After Warners shuttered its animation division in 1962, Jones moved to MGM where he worked on several Tom & Jerry cartoons, his inimitable lines always immediately apparent. In 1966 he directed How the Grinch Stole Christmas from Dr. Seuss' book, one of the finest literary adaptations. A feature version of Norman Juster's classic The Phantom Tollbooth followed in 1969. Along with his daughter Linda, Jones was one of the first to see the value of original animation art and in the late 70s began a thriving business. (For more info see http://www.chuckjones.com.) Jones made cameo appearances in Joe Dante's Gremlins (1984) and Innerspace (1987). In 1989, he wrote a touching and funny memoir, Chuck Amuck, that's pretty much essential reading.

Jones won an Best Short Subject Cartoons Oscar for The Dot and the Line (1965), having earlier been nominated twice in 1962. His Pepe LePew film For Scent-imental Reasons (1949) and public-health cartoon So Much for So Little also won Oscars though not for Jones himself. In 1996 he was awarded an honorary Oscar "for the creation of classic cartoons and cartoon characters whose animated lives have brought joy to our real ones for more than a half century."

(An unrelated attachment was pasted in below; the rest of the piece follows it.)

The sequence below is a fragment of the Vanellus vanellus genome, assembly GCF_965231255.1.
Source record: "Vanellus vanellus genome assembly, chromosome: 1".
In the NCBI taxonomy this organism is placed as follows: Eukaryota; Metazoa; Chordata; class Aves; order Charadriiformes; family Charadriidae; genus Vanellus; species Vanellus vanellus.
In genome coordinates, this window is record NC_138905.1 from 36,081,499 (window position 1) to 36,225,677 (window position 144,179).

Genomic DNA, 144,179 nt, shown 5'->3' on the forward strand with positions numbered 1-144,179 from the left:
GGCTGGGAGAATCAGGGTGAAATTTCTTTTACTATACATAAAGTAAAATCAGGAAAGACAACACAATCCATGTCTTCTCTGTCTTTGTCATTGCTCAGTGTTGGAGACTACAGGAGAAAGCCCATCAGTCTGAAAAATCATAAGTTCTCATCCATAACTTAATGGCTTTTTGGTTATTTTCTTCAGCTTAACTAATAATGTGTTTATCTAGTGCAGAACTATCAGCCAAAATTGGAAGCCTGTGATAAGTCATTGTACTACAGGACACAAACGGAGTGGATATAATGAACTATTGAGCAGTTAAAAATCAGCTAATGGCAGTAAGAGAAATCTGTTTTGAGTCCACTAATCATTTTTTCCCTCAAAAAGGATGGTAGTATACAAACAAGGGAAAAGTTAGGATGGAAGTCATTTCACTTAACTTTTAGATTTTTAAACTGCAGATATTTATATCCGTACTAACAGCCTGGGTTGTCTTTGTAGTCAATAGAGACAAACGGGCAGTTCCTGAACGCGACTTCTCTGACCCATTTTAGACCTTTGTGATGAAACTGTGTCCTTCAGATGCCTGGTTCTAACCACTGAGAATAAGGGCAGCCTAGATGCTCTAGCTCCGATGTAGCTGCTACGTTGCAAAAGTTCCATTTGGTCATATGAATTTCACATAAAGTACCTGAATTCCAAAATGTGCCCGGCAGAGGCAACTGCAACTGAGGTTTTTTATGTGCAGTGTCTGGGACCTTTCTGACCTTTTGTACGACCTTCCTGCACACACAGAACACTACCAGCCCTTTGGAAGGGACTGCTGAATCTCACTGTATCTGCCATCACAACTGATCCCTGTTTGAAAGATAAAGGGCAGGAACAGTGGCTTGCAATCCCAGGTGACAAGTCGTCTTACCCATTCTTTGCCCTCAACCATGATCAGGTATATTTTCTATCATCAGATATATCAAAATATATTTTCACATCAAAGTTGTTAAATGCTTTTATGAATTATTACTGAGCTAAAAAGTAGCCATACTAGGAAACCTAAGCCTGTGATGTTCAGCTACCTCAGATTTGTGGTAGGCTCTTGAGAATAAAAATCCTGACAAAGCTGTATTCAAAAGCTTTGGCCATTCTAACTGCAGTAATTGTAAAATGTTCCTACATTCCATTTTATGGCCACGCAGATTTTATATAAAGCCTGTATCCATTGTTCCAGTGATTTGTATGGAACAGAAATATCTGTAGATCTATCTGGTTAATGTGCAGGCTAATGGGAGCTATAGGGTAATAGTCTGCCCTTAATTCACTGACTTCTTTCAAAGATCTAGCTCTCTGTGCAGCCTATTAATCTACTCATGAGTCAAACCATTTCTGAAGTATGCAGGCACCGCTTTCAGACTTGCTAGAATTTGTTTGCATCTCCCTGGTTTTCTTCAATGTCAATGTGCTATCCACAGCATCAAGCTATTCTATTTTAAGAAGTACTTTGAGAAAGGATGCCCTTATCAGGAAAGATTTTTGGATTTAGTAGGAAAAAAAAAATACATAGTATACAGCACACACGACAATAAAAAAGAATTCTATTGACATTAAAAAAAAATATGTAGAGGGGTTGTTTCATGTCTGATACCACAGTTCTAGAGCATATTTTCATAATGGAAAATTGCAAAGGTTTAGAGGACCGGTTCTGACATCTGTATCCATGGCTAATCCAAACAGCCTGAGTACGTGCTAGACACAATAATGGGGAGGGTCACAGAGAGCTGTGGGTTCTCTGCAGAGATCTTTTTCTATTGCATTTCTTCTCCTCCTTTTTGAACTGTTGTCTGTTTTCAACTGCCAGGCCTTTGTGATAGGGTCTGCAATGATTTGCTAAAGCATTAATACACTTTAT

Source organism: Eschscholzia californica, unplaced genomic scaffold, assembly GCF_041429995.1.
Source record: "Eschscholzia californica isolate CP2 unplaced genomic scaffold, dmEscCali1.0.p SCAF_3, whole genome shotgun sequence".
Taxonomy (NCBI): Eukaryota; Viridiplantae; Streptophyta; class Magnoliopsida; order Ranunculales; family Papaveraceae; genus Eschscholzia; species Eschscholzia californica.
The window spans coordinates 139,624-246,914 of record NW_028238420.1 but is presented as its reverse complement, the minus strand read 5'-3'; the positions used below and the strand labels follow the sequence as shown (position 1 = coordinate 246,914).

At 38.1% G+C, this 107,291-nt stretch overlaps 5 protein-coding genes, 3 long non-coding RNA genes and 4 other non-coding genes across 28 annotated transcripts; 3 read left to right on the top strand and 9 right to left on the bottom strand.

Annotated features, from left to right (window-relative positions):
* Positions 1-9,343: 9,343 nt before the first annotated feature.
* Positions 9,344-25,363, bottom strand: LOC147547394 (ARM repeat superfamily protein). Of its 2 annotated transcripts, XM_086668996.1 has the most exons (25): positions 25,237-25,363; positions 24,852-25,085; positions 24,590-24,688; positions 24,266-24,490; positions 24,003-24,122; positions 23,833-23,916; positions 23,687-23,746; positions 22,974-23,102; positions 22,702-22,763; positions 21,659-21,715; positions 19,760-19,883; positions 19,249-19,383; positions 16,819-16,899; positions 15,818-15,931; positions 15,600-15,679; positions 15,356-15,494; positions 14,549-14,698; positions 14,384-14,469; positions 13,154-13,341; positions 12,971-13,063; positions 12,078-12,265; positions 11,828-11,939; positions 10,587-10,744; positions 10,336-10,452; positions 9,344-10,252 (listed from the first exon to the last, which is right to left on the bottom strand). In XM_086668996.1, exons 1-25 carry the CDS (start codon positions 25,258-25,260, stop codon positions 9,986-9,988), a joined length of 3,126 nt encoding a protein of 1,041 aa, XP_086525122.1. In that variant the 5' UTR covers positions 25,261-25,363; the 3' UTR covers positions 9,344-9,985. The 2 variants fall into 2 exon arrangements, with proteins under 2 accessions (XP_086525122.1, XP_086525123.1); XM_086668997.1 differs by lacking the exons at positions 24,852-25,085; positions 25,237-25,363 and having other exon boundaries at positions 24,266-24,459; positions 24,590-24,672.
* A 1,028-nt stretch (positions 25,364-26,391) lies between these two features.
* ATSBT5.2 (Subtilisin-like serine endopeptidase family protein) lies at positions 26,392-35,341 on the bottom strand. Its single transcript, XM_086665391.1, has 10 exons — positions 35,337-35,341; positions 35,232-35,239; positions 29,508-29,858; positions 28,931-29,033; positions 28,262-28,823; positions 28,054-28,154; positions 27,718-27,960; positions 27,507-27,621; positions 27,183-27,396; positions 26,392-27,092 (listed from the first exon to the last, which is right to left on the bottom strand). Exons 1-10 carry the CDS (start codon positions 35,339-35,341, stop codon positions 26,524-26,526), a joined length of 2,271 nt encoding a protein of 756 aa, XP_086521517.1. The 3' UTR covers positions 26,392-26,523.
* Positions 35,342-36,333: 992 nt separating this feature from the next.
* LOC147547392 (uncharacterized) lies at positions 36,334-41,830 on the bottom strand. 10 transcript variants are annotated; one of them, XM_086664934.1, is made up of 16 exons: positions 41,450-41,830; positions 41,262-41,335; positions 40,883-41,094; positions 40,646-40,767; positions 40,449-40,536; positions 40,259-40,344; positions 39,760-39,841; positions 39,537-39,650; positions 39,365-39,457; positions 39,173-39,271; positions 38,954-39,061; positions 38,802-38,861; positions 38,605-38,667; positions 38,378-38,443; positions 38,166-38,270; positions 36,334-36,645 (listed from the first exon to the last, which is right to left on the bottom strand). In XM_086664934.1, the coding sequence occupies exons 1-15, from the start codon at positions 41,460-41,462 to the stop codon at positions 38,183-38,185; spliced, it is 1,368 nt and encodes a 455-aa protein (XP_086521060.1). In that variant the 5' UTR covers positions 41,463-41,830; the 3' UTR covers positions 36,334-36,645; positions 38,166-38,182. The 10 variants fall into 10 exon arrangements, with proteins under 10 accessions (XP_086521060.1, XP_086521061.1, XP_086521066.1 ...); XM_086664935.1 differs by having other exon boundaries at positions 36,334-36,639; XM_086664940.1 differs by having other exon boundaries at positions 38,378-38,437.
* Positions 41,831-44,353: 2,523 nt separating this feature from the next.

By Lang Thompson

GEORGE NADER, 1921 - 2002

Actor George Nader, best known for the B-movie anti-classic Robot Monster, died February 4th at the age of 80. One-time co-star Tony Curtis said, "He was one of the kindest and most generous men I've ever known. I will miss him." Nader was born in Pasadena, California on October 19, 1921 and like many other actors started performing while in school. His first film appearance was the B-Western Rustlers on Horseback (1950) and he made other appearances, often uncredited, before the immortal Robot Monster in 1953. This dust-cheap, charmingly inept film (originally in 3-D!) features Nader as the father of Earth's last surviving family, everybody else having been wiped out by a gorilla in a diving helmet. Shortly after, Nader landed major roles in RKO's Carnival Story (1954) and with Curtis in Universal's Six Bridges to Cross (1955), bringing a beefy charm that earned him numerous fans. As a result, in 1955 Nader shared a Golden Globe for Most Promising Male Newcomer. He then appeared in numerous lower profile studio films before closing out the decade playing Ellery Queen in a short-lived TV series. He relocated to Europe in the sixties where he found steady work. As secret agent Jerry Cotton, he made a series of spy thrillers which earned him a cult reputation in Europe, starting with Schusse aud dem Geigenkasten (aka Operation Hurricane: Friday Noon) (1965). The eighth and final entry in the series was Dynamit in gruner Seide (aka Dynamite in Green Silk) (1968). His film career ended in the mid-70s when a car wreck damaged his eyes so that he could no longer endure a film set's bright lights. Nader began writing novels, most notably the recently reprinted Chrome (1978), an acclaimed science fiction novel with openly gay characters.